2. Training and continued professional development should include a component of neuroscience relevant to educational issues, in particular, but not restricted to, Special Educational Needs.

Findings from neuroscience that characterise different learning processes can support and enhance teachers’ own experiences of how individuals learn. These findings can be used to inform alternative teaching approaches for learners of different abilities. However, at present neuroscience rarely features as part of initial teacher training courses or as part of continued professional development.

3. Neuroscience should inform adaptive learning technology.

Neuroscience can make valuable contributions to the development of adaptive technologies for learning. The Technology Strategy Board should promote knowledge exchange and collaboration between basic researchers, front-line practitioners and the private sector in order to inform and critically evaluate the impact and development of new technologies.

4. Knowledge exchange should be increased.

A knowledge exchange network is required to bridge disciplines, this should include a professionally monitored web forum to permit regular feedback between practitioners and scientists and to ensure that research is critically discussed, evaluated and effectively applied. High quality information about neuroscience on a web forum could also be made available to the general public . . . (who) will benefit from learning about the changes that are going on in their own brains and how this can affect their own learning.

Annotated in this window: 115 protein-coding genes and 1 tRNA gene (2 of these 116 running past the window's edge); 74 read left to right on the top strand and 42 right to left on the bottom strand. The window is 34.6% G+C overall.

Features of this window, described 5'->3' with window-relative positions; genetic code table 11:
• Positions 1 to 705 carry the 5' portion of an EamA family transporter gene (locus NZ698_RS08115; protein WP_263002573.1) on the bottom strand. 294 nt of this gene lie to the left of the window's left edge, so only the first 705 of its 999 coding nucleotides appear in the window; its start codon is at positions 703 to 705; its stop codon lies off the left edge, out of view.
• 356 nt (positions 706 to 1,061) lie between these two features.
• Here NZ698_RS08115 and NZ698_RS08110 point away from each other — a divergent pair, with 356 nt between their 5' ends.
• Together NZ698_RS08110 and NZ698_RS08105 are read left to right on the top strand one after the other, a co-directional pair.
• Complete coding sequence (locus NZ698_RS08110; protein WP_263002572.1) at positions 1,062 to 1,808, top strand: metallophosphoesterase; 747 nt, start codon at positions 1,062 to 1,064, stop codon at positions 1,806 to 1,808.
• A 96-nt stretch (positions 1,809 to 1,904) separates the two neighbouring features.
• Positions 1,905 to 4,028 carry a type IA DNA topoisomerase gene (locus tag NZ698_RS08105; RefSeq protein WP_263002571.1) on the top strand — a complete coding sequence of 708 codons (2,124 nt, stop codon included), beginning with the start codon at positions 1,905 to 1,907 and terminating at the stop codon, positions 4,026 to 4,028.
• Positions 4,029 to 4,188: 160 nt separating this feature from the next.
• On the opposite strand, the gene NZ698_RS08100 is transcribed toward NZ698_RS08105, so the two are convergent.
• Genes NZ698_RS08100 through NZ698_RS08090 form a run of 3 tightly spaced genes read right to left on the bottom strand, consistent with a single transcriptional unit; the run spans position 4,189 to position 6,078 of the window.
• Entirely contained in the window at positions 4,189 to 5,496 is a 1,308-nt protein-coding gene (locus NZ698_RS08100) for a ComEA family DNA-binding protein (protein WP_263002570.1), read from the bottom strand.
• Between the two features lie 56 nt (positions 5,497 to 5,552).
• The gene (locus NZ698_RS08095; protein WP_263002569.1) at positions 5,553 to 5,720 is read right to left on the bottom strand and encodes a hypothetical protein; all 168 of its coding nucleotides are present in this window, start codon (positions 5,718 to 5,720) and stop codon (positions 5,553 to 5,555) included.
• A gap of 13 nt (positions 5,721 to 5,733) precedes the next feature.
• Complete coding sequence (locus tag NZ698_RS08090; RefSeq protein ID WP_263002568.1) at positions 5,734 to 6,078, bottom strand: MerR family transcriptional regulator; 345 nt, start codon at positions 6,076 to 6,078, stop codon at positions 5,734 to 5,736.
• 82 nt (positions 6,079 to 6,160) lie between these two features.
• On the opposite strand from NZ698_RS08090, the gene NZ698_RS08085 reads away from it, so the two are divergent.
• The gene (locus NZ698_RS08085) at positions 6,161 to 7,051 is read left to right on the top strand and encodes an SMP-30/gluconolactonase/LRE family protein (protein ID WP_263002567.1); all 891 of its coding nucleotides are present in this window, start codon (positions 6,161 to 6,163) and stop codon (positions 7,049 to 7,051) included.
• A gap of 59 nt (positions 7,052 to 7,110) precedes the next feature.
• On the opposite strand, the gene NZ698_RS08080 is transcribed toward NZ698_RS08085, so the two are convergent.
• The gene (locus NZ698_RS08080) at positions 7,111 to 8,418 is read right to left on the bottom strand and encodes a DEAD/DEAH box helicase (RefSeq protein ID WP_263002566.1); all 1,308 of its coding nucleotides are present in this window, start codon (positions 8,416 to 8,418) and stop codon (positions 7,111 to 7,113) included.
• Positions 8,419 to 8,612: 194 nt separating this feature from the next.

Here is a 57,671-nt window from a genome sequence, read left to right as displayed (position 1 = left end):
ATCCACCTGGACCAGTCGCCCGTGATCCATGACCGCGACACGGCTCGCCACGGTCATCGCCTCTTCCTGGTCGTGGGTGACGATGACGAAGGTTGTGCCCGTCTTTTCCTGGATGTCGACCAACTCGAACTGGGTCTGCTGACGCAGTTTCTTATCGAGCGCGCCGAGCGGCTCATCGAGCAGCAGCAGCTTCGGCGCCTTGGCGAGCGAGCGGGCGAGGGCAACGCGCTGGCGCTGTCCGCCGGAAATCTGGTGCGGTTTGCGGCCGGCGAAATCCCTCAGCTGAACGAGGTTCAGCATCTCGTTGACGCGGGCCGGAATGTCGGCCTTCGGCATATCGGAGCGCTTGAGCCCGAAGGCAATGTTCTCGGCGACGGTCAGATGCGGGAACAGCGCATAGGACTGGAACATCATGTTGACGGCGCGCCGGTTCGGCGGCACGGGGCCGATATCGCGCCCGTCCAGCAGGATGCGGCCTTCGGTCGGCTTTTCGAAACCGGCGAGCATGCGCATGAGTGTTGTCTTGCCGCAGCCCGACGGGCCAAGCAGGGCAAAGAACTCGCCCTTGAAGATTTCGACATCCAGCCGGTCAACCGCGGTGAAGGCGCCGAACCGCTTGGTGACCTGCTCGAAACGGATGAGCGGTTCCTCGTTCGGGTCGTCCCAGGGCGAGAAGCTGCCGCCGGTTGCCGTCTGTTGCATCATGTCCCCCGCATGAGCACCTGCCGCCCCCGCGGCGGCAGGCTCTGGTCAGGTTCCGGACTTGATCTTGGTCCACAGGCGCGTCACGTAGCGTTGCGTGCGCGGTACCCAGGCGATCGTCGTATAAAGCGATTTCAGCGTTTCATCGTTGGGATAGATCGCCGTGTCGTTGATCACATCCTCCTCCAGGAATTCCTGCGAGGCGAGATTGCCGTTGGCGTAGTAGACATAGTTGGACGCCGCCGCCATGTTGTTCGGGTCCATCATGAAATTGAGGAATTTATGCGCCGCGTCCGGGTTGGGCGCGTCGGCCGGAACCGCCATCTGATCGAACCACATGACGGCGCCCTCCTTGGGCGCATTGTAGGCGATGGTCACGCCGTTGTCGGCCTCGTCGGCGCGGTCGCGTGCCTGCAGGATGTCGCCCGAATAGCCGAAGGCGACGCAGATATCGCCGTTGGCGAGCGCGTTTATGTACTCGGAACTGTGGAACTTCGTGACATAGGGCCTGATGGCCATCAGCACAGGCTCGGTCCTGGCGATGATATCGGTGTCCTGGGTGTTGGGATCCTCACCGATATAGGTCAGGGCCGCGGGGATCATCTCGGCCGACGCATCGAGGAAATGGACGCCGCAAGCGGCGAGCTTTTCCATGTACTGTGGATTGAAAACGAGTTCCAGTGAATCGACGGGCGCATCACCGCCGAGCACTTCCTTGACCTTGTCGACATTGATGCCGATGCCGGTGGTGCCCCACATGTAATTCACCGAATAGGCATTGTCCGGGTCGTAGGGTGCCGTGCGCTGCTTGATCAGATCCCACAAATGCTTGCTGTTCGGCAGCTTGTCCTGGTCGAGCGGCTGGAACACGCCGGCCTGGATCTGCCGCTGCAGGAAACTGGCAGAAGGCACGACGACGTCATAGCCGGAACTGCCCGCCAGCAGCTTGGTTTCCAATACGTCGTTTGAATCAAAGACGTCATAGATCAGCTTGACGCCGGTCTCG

The implications for education policy and implementation are clear and transferable around the world: Learning about leaning matters, and the greater collaboration and communication we can have between researchers, educators and policy makers, the better off our students will be.

12 Brain Rules

Below are the 12 Brain Rules developed by John Medina. Each link will take you to his site and to more information about each of the rules.

You can find the original list in his book “Brain Rules” and on his Brain Rules website.

Enjoy.

Exercise EXERCISE | Rule #1: Exercise boosts brain power.
Evolution SURVIVAL | Rule #2: The human brain evolved, too.
wiring WIRING | Rule #3: Every brain is wired differently.
attention ATTENTION | Rule #4: We don’t pay attention to boring things.
<img src="http://www.brainrules.net/images/icon_shortterm_m cheap viagra 100mg.gif” alt=”shortterm” /> SHORT-TERM MEMORY | Rule #5: Repeat to remember.
longterm LONG-TERM MEMORY | Rule #6: Remember to repeat.
sleep SLEEP | Rule #7: Sleep well, think well.
stress STRESS | Rule #8: Stressed brains don’t learn the same way.
multisensory SENSORY INTEGRATION | Rule #9: Stimulate more of the senses.
vision VISION | Rule #10: Vision trumps all other senses.
gender GENDER | Rule #11: Male and female brains are different.
exploration EXPLORATION | Rule #12: We are powerful and natural explorers.